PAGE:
The point that remains valid here is that there can be no meaningful development and peace in a society where the first and second citizens fight for whatever reason. While the effect may not be much on the governor because of the arm twisting method of governance prevailing the nation’s politics, the deputies definitely are always at the receiving end as they lose focus to bring development to their people and even kinsmen. It was the consensus of many political analysts as well as some party loyalists that deputy governors were often ‘too loyal and soft’ and as such that earned them the political weakness to stand for or replace their bosses when the need arose. Others, however, believed that governors do not allow their deputies to take over for the fear that much would be revealed in time of disagreements in future.
Whether or not it was right, the fact remained that it portrayed the internal misunderstandings that always exit in government houses across the country between
the governors and their deputies. Furthermore, it revealed the hunger for power by some deputies who, waiting patiently for long, exploit the slightest chance to prove their relevance in government. It cannot be asserted that governors do hand over to their deputies in the many official and unofficial trips they outside the country.
Since 1999, there is hardly any state of the federation which did not experience political crisis among the top government functionaries, however, little and especially between the first two citizens of the states. Even if it could be attributed to the gradual growth in the democratic process, it could also be linked to the Nigerian or African context where selfishness, the hunger for unconstitutionality, power obsession and nepotism still prevail the polity.
The deputies mostly keep silent even if their governors do wrong out of fear of being sacked through arm twisting their state assemblies. Deputy governors in Nigeria are nothing but patient servants. I do not think they have much relevance in the nation’s politics because governors do not allow them to act sufficiently and independently. But looking from another angle, it should be so because human beings are very complex creatures who are sometimes unpredictable. Power intoxicates and authority is authority. Again, respect for constituted authority is demanding. You are either on one side or the other. So, a deputy naturally is at the mercy of the governor.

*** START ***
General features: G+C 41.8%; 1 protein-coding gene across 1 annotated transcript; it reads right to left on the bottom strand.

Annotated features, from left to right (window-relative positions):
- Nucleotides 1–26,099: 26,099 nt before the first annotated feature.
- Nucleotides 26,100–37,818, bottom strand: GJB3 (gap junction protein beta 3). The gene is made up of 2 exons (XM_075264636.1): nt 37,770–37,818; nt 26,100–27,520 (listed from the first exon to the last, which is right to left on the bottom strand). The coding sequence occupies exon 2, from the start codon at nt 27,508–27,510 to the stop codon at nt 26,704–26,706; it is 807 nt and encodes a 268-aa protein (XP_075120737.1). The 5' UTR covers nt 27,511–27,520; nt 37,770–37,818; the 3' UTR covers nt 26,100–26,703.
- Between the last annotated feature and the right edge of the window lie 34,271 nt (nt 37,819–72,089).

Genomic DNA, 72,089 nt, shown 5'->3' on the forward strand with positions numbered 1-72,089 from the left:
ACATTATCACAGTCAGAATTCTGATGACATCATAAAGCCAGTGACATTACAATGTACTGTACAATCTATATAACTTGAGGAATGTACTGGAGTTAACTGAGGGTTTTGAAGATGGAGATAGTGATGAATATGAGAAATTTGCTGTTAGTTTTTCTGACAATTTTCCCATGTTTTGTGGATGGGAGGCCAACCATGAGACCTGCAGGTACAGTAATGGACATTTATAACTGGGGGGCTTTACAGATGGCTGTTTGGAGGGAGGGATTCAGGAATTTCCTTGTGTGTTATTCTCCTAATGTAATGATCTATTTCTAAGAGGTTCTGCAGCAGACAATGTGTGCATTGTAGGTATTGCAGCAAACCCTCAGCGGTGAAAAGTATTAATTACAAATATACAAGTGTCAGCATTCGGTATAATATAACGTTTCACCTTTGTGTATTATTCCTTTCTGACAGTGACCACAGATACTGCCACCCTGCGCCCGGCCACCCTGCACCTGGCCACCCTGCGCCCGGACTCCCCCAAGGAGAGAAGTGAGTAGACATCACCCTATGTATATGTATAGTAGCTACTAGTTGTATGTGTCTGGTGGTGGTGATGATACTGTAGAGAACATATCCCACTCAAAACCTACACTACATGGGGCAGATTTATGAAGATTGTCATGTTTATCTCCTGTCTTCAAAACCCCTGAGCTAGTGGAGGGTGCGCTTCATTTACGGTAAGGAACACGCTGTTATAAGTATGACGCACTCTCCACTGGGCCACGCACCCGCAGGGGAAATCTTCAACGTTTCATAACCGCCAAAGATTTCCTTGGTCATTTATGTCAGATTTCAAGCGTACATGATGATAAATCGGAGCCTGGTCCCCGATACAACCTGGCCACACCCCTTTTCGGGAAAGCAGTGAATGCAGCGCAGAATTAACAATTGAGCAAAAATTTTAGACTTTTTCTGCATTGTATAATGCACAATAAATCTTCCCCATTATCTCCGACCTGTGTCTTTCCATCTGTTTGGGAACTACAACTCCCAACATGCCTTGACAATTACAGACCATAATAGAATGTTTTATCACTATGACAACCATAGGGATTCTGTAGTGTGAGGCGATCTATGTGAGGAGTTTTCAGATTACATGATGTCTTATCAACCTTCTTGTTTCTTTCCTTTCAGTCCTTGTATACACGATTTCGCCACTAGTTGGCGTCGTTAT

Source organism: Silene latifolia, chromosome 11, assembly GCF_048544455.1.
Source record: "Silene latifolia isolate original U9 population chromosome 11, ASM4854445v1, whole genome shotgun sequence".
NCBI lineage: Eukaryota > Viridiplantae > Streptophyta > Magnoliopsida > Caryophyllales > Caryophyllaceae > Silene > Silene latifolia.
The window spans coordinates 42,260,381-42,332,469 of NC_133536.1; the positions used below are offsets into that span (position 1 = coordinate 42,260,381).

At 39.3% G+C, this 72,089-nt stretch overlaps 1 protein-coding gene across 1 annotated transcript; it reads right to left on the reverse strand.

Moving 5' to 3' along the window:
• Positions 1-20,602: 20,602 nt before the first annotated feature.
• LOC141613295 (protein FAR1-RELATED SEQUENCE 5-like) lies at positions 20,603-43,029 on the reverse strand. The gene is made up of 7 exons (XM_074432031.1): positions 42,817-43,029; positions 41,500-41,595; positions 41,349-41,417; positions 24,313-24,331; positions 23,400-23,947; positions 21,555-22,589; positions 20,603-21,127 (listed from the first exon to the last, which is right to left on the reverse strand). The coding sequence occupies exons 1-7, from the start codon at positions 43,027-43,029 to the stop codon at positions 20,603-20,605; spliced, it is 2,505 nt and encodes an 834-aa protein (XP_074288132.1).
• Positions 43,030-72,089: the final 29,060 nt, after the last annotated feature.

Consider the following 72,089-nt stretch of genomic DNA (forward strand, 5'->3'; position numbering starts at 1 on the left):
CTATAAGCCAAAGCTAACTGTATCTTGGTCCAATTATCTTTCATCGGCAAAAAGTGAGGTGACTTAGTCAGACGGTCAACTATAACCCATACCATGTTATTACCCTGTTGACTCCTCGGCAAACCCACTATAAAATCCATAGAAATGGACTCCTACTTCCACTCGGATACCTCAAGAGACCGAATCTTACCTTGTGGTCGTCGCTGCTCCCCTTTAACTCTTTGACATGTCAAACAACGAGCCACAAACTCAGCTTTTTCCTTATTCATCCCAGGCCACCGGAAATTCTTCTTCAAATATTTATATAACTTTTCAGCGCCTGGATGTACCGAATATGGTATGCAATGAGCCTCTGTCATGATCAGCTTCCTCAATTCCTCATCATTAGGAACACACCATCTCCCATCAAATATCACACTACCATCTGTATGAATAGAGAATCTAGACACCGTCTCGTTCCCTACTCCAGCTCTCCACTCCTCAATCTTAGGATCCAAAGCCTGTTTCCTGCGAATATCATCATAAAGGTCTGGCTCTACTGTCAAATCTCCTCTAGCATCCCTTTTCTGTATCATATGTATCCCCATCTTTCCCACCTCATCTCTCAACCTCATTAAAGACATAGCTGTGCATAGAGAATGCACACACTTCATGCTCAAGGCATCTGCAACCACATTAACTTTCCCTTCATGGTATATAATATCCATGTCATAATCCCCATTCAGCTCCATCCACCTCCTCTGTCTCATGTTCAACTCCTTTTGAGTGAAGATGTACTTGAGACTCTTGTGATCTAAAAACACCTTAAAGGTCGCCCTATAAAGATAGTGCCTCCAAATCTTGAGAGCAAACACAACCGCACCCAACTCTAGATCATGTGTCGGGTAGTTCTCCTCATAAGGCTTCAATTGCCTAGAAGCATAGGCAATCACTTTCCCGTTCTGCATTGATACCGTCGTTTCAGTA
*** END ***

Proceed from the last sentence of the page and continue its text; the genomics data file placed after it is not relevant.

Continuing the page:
Let us look at the 2015 democratic transition and see how the state governors selected their deputies in terms of gender and religions and other criteria. The PDP controls 11 states: Abia, Akwa Ibom, Bayelsa, Cross River, Delta, Ebonyi, Ekiti, Enugu, Gombe, Rivers and Taraba. APC controls 24 states: Adamawa, Bauchi, Benue, Borno, Edo, Imo, Jigawa, Kaduna, Kano, Katsina, Kebbi, Kogi, Kwara, Lagos, Nasarawa, Niger, Ogun, Ondo, Osun, Oyo, Plateau, Sokoto, Yobe and Zamfara. Anambra remains APGA.
Only five states were gender sensitive by electing female deputy governors: Enugu, Lagos Ogun, Osun and Rivers. And on religious considerations, governors of states like Adamawa, Edo (not too sure), Gombe, Kaduna, Kogi, Kwara, Lagos, Nasarawa, Ogun, Ondo (not too sure), Osun, Oyo and Taraba took their deputies from the second religious groups of their states. How the deputies are performing would be surveyed next.
Muhammad Ajah is an advocate of humanity, peace and good governance in Abuja. E-mail [email protected]